The presence of IgG to EBV and detectable EBV virus which disappeared in short order while proof of viral reactivation is not itself EBV caused this unilateral eruption. The role of reactivation of viral infections (EBV but other herpes viruses as well) in skin eruptions and disease is an area that has gained increasing attention [8]. Whether the reactivation of virus found serologically in disease states is a causal phenomenon or an epiphenomenon is a controversial and complex matter. Quantities of EBV increase during times of stress that have been noted to include space flight, marathon training and antarctic exploration without evidence of disease. Thus the significance of increased levels of circulating EBV in otherwise healthy individuals is unclear. Increased and detectable viral replication when found while a disease state exists is suggestive that the EBV has a role in a disease not definitive proof. Complicating this calculation is that as will be discussed below, in certain pathologic states, multiple viruses can simultaneously increase their number while a disease state arises and progresses. Finally, the basis for a the clinical appearance of a particular eruption caused by EBV has yet to be defined.

Multiple techniques exist for assessing viral activity including the following: (1) polymerase chain reaction testing of blood fluid tissue for the presence of virons and viral DNA sequences; (2) immunohistological and immunofluorescent testing; and (3) viral cultures. The most means of testing that are positive, the more definite the role that reactivation can be ascribed to a pathologic state.

One well defined relationship of viral reactivation includes: the association of human herpes virus 6 infection with drug reaction with eosinophilia and systemic symptoms and anticonvulsant hypersensitivity syndrome [9]. This relationship has also been found with reactivation of cytomegalovirus (CMV) or EBV. Interestingly, when HHV-6 titers increase reactivation of HHV-7, CMV and/or EBV can also manifest following such drug eruptions [10]. In one study, the cascade of virus reactivation initiated by HHV-6 or EBV extended to EBV or HHV-7, and eventually to CMV [11].

Reactivation of Epstein-Barr virus has been linked to inflammatory diseases, diseases with inflammatory and neoplastic qualities, neoplasms, and immunosuppressive medications. The inflammatory diseases reactivation EBV has been lined to include the following: (1) ampicillin-induced cutaneous eruption associated with Epstein-Barr virus [12]; (2) florid reactions to mosquito bites [13]; (3) anticonvulsant hypersensitivity syndrome [14]; (4) Sjogren's syndrome [15, 16]; and (5) Gianotti-Crosti syndrome [17]. Although some reports link pityriasis lichenoides to EBV, I have not located any report linking it to reactivation of EBV. Diseases straddling inflammatory and neoplastic disease, such as reactive Epstein-Barr virus-related polyclonal lymphoproliferative disorder[18] and fatal hemophagocytic syndrome, have been linked to EBV reactivation [19]. The neoplastic diseases reactivation of EBV has been linked to include the following: Burkitt's lymphoma; Hodgkin's lymphoma; lymphomas and lymphoproliferative diseases in the immunocompromised; and nasopharyngeal and gastric carcinoma [20].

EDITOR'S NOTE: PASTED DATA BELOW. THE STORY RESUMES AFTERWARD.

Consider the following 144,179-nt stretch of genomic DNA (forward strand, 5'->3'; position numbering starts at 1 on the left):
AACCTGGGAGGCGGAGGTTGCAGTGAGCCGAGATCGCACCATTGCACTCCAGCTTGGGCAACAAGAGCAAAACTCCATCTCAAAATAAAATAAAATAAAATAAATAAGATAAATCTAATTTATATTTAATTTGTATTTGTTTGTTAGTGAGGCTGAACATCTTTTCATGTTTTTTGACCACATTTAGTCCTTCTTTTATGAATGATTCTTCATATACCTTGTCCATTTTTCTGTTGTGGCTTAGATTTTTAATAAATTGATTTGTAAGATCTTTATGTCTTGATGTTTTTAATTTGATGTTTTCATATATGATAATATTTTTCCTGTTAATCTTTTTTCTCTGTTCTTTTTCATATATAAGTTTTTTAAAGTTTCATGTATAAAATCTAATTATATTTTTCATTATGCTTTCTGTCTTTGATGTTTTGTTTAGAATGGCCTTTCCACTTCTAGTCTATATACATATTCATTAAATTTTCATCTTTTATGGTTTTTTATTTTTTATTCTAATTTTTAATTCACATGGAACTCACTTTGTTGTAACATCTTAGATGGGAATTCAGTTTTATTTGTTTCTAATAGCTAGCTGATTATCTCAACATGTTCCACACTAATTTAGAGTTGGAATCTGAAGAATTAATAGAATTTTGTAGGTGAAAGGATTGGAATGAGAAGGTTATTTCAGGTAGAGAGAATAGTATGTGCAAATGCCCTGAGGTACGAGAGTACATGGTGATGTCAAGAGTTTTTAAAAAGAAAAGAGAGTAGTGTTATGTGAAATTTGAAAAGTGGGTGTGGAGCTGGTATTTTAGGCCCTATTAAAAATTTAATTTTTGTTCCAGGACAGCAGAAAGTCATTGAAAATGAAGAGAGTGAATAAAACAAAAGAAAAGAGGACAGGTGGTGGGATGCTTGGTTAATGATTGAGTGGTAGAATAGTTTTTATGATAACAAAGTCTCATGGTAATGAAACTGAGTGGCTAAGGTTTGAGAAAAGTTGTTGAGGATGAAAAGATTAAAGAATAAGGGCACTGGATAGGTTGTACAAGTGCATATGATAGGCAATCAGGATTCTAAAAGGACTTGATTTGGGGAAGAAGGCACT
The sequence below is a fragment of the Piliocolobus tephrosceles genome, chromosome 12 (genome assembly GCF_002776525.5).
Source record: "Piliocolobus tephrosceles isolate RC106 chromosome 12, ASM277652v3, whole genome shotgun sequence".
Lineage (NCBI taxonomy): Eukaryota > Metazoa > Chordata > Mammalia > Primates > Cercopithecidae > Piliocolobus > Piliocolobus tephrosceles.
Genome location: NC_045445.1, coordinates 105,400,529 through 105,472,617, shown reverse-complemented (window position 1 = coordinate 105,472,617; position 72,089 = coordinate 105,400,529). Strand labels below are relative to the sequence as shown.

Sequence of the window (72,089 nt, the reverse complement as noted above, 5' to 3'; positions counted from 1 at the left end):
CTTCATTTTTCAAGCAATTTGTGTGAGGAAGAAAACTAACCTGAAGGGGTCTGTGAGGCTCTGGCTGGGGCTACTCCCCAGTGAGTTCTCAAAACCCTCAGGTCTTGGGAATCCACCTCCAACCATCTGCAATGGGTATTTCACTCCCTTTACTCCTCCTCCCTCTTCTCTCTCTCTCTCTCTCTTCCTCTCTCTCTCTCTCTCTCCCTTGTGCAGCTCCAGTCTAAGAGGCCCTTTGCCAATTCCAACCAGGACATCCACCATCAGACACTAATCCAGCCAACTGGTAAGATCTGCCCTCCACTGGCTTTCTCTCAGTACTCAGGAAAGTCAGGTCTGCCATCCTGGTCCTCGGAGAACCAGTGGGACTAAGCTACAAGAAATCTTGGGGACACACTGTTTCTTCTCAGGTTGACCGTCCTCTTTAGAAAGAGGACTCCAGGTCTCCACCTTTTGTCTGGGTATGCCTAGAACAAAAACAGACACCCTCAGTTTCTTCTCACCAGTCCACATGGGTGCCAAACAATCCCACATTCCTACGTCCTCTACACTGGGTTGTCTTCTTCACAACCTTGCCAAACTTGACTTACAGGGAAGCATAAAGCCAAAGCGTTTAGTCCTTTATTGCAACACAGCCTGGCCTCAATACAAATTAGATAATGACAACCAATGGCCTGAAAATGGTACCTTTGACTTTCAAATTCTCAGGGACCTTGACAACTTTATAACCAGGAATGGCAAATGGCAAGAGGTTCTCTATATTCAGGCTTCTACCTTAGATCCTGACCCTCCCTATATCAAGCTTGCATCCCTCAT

Reports linking immunosuppressive medications to diseases associated with reactivation of EBV include the following: (1) a patient who developed an EBV infection with the clinical features of an infectious mononucleosis, after immune suppression with cyclosporine and two courses of anti-thymocyte globulin for severe aplastic anemia [21]; (2) patients with lymphoma-related methotrexate use [22]; and (3) a patient taking prednisone preceding fatal fulminant hepatitis [23].


Conclusion

Much work still needs to done fitting the role of viruses into to human disease. This report suggests that EBV is related to ULE. Understanding the findings in this report will require other reports to explicate whether the relationship of ULE and EBV is causal or incidental. The basis for the unilateral appearance of this eruption is also in need of explication as it follows a pattern that no other eruption follows.